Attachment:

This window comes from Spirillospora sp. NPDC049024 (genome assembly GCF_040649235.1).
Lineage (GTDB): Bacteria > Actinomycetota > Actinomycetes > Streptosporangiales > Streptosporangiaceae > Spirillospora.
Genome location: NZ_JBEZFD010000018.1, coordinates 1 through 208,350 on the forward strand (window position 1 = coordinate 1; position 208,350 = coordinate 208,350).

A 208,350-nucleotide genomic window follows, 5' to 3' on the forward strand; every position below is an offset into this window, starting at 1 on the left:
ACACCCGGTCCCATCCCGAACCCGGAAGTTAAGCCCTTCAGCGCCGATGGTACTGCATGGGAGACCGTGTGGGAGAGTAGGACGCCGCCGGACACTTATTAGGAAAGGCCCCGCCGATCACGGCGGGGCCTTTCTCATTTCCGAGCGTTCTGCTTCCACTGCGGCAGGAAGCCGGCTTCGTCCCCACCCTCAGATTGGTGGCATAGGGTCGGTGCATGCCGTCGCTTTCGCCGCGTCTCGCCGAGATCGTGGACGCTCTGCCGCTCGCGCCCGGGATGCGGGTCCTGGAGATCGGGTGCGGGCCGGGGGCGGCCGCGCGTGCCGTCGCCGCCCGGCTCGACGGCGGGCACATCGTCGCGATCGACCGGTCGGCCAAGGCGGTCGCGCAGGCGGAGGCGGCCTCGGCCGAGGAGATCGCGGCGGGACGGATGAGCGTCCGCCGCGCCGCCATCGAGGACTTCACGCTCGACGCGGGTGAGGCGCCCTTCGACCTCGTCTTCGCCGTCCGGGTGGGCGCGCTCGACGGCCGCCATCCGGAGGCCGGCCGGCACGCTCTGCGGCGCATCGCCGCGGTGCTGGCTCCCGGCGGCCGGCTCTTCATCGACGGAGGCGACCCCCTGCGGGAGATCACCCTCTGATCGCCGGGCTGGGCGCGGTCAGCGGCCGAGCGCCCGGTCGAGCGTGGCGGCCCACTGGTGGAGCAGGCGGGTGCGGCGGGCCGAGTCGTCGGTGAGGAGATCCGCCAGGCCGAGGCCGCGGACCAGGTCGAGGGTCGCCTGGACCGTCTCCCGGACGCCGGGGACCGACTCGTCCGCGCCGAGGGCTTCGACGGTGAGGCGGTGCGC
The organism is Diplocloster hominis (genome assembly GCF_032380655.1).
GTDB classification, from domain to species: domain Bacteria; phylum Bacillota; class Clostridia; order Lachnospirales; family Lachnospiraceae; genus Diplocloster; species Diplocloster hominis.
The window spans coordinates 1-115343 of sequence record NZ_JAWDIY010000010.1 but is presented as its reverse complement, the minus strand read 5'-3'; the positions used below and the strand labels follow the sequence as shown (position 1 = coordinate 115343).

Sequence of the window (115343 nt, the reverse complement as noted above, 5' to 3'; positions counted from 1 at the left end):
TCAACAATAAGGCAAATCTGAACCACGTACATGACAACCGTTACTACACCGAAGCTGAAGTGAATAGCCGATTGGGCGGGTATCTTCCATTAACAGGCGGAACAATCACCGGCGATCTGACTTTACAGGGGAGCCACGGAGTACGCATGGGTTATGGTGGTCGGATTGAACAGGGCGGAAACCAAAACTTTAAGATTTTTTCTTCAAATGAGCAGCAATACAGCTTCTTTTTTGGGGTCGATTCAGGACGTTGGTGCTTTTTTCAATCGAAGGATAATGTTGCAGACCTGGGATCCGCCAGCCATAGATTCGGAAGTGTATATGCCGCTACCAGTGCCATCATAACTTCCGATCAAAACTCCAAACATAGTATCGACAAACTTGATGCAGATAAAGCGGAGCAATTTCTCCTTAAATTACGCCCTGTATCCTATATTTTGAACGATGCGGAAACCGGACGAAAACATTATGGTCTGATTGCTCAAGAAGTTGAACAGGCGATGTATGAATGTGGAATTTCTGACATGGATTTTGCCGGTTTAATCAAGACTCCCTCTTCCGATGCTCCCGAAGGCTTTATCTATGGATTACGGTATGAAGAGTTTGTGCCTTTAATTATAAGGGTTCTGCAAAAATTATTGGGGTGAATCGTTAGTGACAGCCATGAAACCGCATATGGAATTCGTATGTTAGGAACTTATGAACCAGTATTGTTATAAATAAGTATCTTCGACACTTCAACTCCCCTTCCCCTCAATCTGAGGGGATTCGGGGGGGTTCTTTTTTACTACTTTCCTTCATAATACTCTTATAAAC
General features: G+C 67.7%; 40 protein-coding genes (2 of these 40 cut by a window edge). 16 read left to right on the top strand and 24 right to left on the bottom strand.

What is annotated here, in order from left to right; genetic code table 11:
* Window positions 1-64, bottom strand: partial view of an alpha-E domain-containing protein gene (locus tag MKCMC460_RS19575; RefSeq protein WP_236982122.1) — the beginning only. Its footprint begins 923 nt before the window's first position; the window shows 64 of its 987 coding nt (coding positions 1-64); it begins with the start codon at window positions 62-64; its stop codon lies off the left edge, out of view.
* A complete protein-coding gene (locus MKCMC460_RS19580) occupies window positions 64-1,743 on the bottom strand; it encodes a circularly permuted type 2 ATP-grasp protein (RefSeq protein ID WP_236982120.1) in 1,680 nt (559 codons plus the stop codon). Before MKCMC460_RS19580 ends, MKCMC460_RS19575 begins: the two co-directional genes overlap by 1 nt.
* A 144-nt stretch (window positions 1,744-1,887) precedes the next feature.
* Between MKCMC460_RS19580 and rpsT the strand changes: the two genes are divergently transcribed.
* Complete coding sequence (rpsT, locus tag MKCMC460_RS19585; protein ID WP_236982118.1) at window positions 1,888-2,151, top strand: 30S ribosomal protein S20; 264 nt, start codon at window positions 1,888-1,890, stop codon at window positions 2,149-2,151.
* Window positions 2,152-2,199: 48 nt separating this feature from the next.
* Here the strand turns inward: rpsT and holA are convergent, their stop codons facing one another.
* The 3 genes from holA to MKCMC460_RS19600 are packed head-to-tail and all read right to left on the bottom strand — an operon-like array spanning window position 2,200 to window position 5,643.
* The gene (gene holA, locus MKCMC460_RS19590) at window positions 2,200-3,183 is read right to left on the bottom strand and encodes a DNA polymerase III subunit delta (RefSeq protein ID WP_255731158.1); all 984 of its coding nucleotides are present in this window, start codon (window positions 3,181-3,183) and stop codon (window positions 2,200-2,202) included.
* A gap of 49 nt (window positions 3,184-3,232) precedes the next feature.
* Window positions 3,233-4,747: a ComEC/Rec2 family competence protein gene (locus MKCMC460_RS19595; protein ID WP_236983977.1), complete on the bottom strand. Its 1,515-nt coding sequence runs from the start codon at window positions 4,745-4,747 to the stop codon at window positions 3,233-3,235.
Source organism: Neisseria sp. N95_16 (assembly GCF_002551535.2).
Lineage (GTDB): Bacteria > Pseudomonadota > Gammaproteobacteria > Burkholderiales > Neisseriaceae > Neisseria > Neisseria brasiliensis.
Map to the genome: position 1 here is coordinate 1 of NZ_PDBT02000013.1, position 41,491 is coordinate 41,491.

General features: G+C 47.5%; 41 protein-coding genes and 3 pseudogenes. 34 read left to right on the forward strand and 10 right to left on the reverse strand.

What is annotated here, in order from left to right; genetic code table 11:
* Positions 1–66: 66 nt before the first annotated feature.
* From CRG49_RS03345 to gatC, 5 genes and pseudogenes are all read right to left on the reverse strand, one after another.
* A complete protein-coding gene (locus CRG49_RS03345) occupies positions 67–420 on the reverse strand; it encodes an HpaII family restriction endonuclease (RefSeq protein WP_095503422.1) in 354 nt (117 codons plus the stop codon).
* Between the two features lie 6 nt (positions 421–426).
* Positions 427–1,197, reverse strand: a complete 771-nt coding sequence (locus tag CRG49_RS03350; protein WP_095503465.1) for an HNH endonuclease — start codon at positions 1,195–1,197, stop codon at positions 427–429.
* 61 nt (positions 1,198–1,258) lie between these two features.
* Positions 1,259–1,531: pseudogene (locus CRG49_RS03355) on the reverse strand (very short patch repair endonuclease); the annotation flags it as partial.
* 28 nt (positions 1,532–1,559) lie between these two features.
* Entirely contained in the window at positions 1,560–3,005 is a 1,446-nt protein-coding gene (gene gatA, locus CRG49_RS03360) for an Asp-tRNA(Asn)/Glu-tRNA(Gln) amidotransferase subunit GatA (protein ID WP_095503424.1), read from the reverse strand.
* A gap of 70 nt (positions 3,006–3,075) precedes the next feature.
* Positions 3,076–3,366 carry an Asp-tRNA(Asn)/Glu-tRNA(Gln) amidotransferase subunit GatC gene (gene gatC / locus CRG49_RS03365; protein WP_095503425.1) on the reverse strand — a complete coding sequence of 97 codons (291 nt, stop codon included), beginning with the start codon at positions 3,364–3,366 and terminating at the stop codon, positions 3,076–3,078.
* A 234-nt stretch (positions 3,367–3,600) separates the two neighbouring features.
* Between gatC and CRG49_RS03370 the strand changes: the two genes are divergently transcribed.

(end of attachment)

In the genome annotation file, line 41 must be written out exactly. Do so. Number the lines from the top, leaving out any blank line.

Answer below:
* Between gatC and CRG49_RS03370 the strand changes: the two genes are divergently transcribed.